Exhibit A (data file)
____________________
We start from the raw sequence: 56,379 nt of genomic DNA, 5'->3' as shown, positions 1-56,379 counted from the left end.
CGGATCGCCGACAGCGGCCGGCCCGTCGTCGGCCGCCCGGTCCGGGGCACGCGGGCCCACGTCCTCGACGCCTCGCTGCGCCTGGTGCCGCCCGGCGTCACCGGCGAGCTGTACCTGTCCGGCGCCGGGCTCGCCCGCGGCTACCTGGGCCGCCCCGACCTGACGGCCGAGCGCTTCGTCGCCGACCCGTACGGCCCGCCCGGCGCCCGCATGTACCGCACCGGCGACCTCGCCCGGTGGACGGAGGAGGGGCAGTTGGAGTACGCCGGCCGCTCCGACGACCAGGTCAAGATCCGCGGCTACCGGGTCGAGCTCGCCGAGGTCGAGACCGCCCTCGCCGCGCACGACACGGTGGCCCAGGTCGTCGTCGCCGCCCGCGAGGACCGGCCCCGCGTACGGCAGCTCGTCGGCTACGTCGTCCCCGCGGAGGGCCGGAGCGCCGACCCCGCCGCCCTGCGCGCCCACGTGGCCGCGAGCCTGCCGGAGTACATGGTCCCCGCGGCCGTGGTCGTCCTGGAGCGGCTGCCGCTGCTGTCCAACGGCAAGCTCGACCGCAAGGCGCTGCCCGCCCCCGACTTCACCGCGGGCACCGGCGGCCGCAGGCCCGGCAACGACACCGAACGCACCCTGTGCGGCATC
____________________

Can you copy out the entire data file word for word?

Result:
We start from the raw sequence: 56,379 nt of genomic DNA, 5'->3' as shown, positions 1-56,379 counted from the left end.
CGGATCGCCGACAGCGGCCGGCCCGTCGTCGGCCGCCCGGTCCGGGGCACGCGGGCCCACGTCCTCGACGCCTCGCTGCGCCTGGTGCCGCCCGGCGTCACCGGCGAGCTGTACCTGTCCGGCGCCGGGCTCGCCCGCGGCTACCTGGGCCGCCCCGACCTGACGGCCGAGCGCTTCGTCGCCGACCCGTACGGCCCGCCCGGCGCCCGCATGTACCGCACCGGCGACCTCGCCCGGTGGACGGAGGAGGGGCAGTTGGAGTACGCCGGCCGCTCCGACGACCAGGTCAAGATCCGCGGCTACCGGGTCGAGCTCGCCGAGGTCGAGACCGCCCTCGCCGCGCACGACACGGTGGCCCAGGTCGTCGTCGCCGCCCGCGAGGACCGGCCCCGCGTACGGCAGCTCGTCGGCTACGTCGTCCCCGCGGAGGGCCGGAGCGCCGACCCCGCCGCCCTGCGCGCCCACGTGGCCGCGAGCCTGCCGGAGTACATGGTCCCCGCGGCCGTGGTCGTCCTGGAGCGGCTGCCGCTGCTGTCCAACGGCAAGCTCGACCGCAAGGCGCTGCCCGCCCCCGACTTCACCGCGGGCACCGGCGGCCGCAGGCCCGGCAACGACACCGAACGCACCCTGTGCGGCATC